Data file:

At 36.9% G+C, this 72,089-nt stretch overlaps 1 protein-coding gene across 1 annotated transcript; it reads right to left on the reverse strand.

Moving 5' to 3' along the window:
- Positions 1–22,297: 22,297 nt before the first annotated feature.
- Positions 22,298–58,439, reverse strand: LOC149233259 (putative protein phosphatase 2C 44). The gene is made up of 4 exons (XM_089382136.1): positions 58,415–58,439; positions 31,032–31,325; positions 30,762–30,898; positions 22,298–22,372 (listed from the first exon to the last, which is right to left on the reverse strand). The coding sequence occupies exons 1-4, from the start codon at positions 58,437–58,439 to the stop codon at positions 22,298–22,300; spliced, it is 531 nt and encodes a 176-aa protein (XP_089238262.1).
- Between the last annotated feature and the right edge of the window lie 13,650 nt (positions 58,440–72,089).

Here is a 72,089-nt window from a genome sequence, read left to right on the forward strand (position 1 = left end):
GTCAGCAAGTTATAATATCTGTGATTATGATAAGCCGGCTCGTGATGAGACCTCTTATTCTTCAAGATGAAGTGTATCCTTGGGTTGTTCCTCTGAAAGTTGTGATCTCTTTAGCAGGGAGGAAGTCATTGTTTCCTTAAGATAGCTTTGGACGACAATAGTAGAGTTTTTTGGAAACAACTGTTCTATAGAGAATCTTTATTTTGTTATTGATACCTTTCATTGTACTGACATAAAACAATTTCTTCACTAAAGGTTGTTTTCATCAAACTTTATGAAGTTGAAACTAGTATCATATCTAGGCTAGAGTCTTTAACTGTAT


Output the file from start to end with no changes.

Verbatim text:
At 36.9% G+C, this 72,089-nt stretch overlaps 1 protein-coding gene across 1 annotated transcript; it reads right to left on the reverse strand.

Moving 5' to 3' along the window:
- Positions 1–22,297: 22,297 nt before the first annotated feature.
- Positions 22,298–58,439, reverse strand: LOC149233259 (putative protein phosphatase 2C 44). The gene is made up of 4 exons (XM_089382136.1): positions 58,415–58,439; positions 31,032–31,325; positions 30,762–30,898; positions 22,298–22,372 (listed from the first exon to the last, which is right to left on the reverse strand). The coding sequence occupies exons 1-4, from the start codon at positions 58,437–58,439 to the stop codon at positions 22,298–22,300; spliced, it is 531 nt and encodes a 176-aa protein (XP_089238262.1).
- Between the last annotated feature and the right edge of the window lie 13,650 nt (positions 58,440–72,089).

Here is a 72,089-nt window from a genome sequence, read left to right on the forward strand (position 1 = left end):
GTCAGCAAGTTATAATATCTGTGATTATGATAAGCCGGCTCGTGATGAGACCTCTTATTCTTCAAGATGAAGTGTATCCTTGGGTTGTTCCTCTGAAAGTTGTGATCTCTTTAGCAGGGAGGAAGTCATTGTTTCCTTAAGATAGCTTTGGACGACAATAGTAGAGTTTTTTGGAAACAACTGTTCTATAGAGAATCTTTATTTTGTTATTGATACCTTTCATTGTACTGACATAAAACAATTTCTTCACTAAAGGTTGTTTTCATCAAACTTTATGAAGTTGAAACTAGTATCATATCTAGGCTAGAGTCTTTAACTGTAT